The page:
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Technologists writing in the journal Nature have created a digital “mask,” dubbed the DM, which they say offers a pragmatic approach to safeguarding patient privacy in electronic health records and during virtual healthcare visits.
There appear to be clinical benefits to the DM as well.
The technology is based on real-time 3D reconstruction and deep learning, and is meant to retain the clinical attributes contained in patient videos, while minimizing access to nonessential biometric information. This is designed for added personal privacy in clinical practice.
Early experimental results show that with the DM, examination videos of patients with ocular disease can be precisely reconstructed from 2D videos containing original faces. A clinical diagnosis comparison showed that ophthalmologists achieved high consistency in reaching the same diagnosis when using the original videos and the corresponding DM-reconstructed videos.
This technology could effectively remove identity attributes, and was met with a positive reaction by patients with ocular diseases. They expressed an increasing willingness to share their personal information and have it stored digitally with this added layer of biometric protection.
WHAT’S THE IMPACT
Patient privacy and data utilization are frequently cited as concerns by patients worried about data breaches. Compared to crude but still widely used options, such as covering identifiable areas with very large bars or cropping these areas out altogether, the DM represents a potentially more sophisticated tool for anonymizing facial images.
The DM selects relevant features for reconstruction, but it’s impossible to reconstruct original data that’s relevant to patient identification. And compared with other face-swapping technologies, the DM can obtain quantitative parameters – such as the degree of eyeball rotation, eyelid shape parameters, blinking rate and rotation frequency – which authors said might prove essential in the future for intelligently diagnosing disease, or studying the relationships between diseases and certain facial characteristics.
The DM can also be applied to telehealth, including online automatic diagnosis and patient triage. The mask can encrypt data before it’s submitted to the cloud, allowing clinicians or AI algorithms to review the reconstructed data and alleviating the concerns of patients whose medical records contain sensitive biometric data.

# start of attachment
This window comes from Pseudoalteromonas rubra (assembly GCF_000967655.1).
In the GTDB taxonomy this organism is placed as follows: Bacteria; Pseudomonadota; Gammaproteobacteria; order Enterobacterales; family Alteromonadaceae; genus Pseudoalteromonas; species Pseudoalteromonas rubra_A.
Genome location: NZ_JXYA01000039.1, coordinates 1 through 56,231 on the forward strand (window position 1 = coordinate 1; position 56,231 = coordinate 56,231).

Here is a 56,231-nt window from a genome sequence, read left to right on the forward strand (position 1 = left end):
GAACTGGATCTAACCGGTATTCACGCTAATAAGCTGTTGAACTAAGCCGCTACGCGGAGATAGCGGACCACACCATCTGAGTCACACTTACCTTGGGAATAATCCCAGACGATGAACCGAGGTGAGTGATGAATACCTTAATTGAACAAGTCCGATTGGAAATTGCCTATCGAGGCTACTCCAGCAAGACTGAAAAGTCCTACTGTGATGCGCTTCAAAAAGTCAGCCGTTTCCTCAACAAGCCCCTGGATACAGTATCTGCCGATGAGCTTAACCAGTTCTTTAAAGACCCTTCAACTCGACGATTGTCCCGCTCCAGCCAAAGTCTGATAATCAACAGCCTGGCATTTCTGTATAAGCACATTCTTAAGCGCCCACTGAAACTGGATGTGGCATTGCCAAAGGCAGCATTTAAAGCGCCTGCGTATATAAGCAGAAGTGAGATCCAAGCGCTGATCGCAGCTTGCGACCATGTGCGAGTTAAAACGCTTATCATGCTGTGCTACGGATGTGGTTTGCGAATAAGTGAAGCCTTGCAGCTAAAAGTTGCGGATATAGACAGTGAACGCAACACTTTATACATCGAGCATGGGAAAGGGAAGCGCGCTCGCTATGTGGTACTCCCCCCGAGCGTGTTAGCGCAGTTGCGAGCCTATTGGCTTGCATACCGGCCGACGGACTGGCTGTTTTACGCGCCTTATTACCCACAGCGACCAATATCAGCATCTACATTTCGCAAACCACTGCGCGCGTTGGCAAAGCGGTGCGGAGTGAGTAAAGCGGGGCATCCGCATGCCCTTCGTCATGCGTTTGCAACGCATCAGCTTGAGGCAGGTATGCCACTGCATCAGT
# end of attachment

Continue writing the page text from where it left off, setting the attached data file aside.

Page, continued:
But protecting privacy does not equate to the absolute removal of identity characteristics. According to the Health Insurance Portability and Accountability Act Privacy Rule, protecting patient privacy refers to reducing the identification risk of health information. One of the most important principles is balancing disclosure risk against data utility.
To that end, the purpose of the DM is to protect health information as much as possible without compromising the need for the clinician to reach a diagnosis.
THE LARGER TREND
Confidence in the security and confidentiality of personal health information is beginning to erode, if the results of a recent survey are any indication. Released by the American Medical Association, the study showed that more than 92% of patients believe privacy is a right and their health data should not be available for purchase.
Nearly 75% of the 1,000 patients surveyed by Savvy Cooperative expressed concern about protecting the privacy of personal health data, and only 20% of patients said they knew the scope of companies and individuals with access to their data.
The survey found that an overwhelming percentage of patients demand accountability, transparency and control as it relates to health data privacy. About 94% of patients want companies to be held legally accountable for uses of their health data, while 93% want health app developers to be transparent about how their products use and share personal health data.
Industries are increasingly being sued by consumers for data breaches, but the sector with the biggest litigation increase is healthcare, according to findings published in April by the law firm BakerHostetler.
In fact, healthcare comprises 23% of lawsuits due to data breaches, according to BakerHostetler. The next highest after that is business and professional services at 17%, followed by finance and insurance (15%), education (12%) and manufacturing (10%).